Which language should I use in my search?
When you are searching HOLLIS, WorldCat, or another catalog or index that is made up of descriptions of works rather than (or in addition to) the full text of the works, you will need to use both English and the original language.
- Use both languages for general topic words (e.g., “literatura” OR “literature”), where you are searching abstracts and chapter headings and other information that could be in any language
- Start with English for official subject terms (e.g., “Colombian literature”), especially in HOLLIS, whose “subjects” are from the Library of Congress Subject Headings (https://www.loc.gov/aba/cataloging/subject/)
- Start with the original language for proper names, especially titles of works, but also sometimes events and occasionally concepts, use the original language (e.g., “Cien años de soledad”). Switch to English and/or transliterations if you don’t get good results.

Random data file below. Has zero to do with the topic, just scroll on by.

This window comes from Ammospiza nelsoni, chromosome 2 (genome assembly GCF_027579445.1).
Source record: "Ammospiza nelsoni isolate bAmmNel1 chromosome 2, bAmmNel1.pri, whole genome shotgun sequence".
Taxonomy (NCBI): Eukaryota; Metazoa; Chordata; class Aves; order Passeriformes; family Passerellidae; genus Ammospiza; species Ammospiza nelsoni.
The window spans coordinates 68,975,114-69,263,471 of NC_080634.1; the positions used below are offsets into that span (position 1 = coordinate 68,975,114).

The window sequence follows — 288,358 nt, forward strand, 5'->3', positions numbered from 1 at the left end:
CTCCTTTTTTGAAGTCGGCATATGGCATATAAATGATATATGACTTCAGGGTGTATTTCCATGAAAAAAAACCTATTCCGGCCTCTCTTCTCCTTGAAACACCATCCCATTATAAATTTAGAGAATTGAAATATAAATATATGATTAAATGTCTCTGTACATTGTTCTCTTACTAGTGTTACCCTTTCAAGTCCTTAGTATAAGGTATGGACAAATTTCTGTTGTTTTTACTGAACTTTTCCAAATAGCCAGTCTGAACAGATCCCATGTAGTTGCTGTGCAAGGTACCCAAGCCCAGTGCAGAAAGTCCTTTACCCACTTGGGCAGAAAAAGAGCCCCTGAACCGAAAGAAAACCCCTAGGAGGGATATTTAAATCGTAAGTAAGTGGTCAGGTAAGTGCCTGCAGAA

What about searches for non-Roman scripts?
- For non-Roman scripts, search in both the original language and in transliteration
- If you work in a language that uses a non-Roman script, expect to experience some hiccups in your searching.
- Search in the original script: current best practice is for items to be cataloged by their original titles, in the original script, and HOLLIS accepts non-Roman scripts in the search box.
- Search in transliteration: many older records have only transliterations, so it's important to try your search both in the original and in Roman transliteration. Except for alif in Korean transliterations, HOLLIS ignores diacritical marks, but systems differ on this, so try searching both with and without diacritical marks.
- Best practice follows the Transliteration Tables for non-Roman Scripts, from the American Library Association.